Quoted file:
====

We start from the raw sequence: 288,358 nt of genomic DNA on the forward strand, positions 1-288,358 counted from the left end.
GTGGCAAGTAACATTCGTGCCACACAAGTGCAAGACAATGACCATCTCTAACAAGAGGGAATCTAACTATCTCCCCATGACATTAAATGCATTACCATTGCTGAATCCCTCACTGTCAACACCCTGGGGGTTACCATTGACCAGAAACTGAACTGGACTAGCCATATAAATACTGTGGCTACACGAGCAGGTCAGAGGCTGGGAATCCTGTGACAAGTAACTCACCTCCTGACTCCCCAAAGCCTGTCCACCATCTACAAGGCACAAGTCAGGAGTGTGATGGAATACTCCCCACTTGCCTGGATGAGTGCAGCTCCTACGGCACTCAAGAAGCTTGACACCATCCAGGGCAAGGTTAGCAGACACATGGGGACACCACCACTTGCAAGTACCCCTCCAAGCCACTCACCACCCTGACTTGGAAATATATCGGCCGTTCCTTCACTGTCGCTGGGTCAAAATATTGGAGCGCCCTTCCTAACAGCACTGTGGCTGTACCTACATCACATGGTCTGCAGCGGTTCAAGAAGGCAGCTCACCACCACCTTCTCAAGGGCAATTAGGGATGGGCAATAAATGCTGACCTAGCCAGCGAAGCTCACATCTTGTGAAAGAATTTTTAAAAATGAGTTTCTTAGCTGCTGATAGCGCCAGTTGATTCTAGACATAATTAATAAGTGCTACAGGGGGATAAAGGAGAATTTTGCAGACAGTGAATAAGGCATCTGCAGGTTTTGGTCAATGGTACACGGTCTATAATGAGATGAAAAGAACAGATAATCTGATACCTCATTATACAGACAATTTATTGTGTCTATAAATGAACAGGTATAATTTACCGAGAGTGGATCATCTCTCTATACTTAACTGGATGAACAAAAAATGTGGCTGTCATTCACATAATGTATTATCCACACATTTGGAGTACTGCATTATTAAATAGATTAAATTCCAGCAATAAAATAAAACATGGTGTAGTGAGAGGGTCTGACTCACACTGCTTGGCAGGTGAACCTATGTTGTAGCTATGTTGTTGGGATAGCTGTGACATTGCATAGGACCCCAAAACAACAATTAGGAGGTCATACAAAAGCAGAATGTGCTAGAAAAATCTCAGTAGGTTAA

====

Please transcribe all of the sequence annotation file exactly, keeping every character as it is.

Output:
We start from the raw sequence: 288,358 nt of genomic DNA on the forward strand, positions 1-288,358 counted from the left end.
GTGGCAAGTAACATTCGTGCCACACAAGTGCAAGACAATGACCATCTCTAACAAGAGGGAATCTAACTATCTCCCCATGACATTAAATGCATTACCATTGCTGAATCCCTCACTGTCAACACCCTGGGGGTTACCATTGACCAGAAACTGAACTGGACTAGCCATATAAATACTGTGGCTACACGAGCAGGTCAGAGGCTGGGAATCCTGTGACAAGTAACTCACCTCCTGACTCCCCAAAGCCTGTCCACCATCTACAAGGCACAAGTCAGGAGTGTGATGGAATACTCCCCACTTGCCTGGATGAGTGCAGCTCCTACGGCACTCAAGAAGCTTGACACCATCCAGGGCAAGGTTAGCAGACACATGGGGACACCACCACTTGCAAGTACCCCTCCAAGCCACTCACCACCCTGACTTGGAAATATATCGGCCGTTCCTTCACTGTCGCTGGGTCAAAATATTGGAGCGCCCTTCCTAACAGCACTGTGGCTGTACCTACATCACATGGTCTGCAGCGGTTCAAGAAGGCAGCTCACCACCACCTTCTCAAGGGCAATTAGGGATGGGCAATAAATGCTGACCTAGCCAGCGAAGCTCACATCTTGTGAAAGAATTTTTAAAAATGAGTTTCTTAGCTGCTGATAGCGCCAGTTGATTCTAGACATAATTAATAAGTGCTACAGGGGGATAAAGGAGAATTTTGCAGACAGTGAATAAGGCATCTGCAGGTTTTGGTCAATGGTACACGGTCTATAATGAGATGAAAAGAACAGATAATCTGATACCTCATTATACAGACAATTTATTGTGTCTATAAATGAACAGGTATAATTTACCGAGAGTGGATCATCTCTCTATACTTAACTGGATGAACAAAAAATGTGGCTGTCATTCACATAATGTATTATCCACACATTTGGAGTACTGCATTATTAAATAGATTAAATTCCAGCAATAAAATAAAACATGGTGTAGTGAGAGGGTCTGACTCACACTGCTTGGCAGGTGAACCTATGTTGTAGCTATGTTGTTGGGATAGCTGTGACATTGCATAGGACCCCAAAACAACAATTAGGAGGTCATACAAAAGCAGAATGTGCTAGAAAAATCTCAGTAGGTTAA